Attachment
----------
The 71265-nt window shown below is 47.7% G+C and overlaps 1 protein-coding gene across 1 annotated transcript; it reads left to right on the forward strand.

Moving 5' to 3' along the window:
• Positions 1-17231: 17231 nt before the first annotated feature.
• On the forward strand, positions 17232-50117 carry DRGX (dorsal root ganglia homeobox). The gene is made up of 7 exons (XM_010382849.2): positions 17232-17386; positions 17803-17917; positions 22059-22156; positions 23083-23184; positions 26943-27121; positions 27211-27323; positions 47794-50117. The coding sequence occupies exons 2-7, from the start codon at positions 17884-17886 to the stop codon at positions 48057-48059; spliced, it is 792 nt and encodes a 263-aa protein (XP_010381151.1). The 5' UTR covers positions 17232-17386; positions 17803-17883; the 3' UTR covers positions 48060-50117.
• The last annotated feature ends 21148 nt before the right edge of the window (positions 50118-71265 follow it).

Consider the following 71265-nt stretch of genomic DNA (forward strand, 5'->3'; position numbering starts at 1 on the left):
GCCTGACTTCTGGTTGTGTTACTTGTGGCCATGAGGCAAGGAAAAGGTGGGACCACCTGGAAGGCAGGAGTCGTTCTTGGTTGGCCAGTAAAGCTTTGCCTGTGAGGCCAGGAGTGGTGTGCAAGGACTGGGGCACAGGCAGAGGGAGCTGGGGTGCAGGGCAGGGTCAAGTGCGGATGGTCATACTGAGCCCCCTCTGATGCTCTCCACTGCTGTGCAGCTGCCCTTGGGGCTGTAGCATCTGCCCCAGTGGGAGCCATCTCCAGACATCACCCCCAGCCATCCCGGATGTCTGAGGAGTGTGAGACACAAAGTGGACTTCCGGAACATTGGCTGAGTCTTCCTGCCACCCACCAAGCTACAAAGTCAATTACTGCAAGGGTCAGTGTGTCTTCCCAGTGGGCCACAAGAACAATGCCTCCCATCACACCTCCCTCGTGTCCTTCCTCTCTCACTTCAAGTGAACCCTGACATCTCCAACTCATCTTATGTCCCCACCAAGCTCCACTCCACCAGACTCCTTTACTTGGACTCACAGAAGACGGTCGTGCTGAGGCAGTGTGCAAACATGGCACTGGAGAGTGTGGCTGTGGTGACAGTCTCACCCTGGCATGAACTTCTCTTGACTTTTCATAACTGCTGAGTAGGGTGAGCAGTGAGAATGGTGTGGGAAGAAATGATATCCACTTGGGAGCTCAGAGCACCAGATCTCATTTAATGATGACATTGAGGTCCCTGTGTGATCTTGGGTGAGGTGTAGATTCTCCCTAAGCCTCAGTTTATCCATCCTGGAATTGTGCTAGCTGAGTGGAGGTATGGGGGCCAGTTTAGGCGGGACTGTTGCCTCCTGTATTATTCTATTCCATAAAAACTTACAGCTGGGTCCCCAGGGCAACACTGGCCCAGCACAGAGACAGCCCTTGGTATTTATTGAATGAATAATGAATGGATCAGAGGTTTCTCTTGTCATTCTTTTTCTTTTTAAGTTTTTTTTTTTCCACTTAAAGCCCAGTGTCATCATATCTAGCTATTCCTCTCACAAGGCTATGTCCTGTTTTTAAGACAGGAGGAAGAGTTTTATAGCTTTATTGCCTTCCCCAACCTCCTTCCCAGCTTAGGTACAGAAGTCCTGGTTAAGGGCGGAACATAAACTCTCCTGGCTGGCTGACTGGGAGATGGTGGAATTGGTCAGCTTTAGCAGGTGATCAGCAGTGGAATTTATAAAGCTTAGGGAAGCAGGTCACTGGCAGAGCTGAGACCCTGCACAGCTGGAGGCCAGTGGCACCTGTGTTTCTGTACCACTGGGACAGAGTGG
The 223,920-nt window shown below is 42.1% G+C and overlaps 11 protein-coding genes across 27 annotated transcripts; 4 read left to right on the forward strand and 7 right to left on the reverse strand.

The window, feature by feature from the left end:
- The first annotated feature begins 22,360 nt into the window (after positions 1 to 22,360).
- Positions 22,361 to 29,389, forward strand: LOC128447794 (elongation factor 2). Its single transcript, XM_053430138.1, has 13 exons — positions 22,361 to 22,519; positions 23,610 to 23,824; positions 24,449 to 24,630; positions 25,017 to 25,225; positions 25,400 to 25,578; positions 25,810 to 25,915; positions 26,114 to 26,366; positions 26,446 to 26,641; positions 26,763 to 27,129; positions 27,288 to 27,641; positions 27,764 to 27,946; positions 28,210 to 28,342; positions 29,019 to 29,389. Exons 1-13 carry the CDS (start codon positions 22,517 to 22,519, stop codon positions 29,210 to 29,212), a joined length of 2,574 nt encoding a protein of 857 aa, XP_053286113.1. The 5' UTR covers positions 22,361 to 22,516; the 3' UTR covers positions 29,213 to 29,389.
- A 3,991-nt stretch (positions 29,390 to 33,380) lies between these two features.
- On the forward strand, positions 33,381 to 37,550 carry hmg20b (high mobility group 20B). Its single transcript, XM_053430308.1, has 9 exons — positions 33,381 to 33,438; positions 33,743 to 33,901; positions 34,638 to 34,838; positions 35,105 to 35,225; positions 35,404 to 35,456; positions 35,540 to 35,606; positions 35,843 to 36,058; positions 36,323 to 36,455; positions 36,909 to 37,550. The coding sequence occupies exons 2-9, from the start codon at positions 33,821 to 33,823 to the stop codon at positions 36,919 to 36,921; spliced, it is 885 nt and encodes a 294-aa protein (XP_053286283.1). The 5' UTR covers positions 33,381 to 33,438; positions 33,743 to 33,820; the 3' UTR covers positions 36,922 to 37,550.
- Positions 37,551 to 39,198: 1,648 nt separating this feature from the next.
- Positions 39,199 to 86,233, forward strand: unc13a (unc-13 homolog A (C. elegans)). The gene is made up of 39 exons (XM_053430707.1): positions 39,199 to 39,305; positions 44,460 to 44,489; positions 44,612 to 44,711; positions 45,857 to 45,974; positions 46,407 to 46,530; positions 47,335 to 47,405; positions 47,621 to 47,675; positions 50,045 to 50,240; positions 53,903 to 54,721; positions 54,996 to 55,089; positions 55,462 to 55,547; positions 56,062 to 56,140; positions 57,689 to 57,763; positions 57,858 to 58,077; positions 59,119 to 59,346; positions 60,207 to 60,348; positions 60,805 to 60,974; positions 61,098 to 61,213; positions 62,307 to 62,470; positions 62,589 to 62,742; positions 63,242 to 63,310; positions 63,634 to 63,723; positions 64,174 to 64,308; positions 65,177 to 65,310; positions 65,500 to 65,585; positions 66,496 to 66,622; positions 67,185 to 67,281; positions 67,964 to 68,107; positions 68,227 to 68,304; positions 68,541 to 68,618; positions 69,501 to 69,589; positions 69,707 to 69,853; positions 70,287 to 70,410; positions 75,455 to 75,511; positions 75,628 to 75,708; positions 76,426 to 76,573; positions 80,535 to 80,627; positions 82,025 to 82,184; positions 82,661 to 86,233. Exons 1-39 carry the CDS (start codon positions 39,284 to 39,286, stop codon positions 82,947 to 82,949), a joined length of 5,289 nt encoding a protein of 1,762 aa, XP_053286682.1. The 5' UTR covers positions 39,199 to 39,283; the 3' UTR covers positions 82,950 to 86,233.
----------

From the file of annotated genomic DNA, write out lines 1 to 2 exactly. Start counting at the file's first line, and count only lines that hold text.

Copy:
The 71265-nt window shown below is 47.7% G+C and overlaps 1 protein-coding gene across 1 annotated transcript; it reads left to right on the forward strand.

Moving 5' to 3' along the window: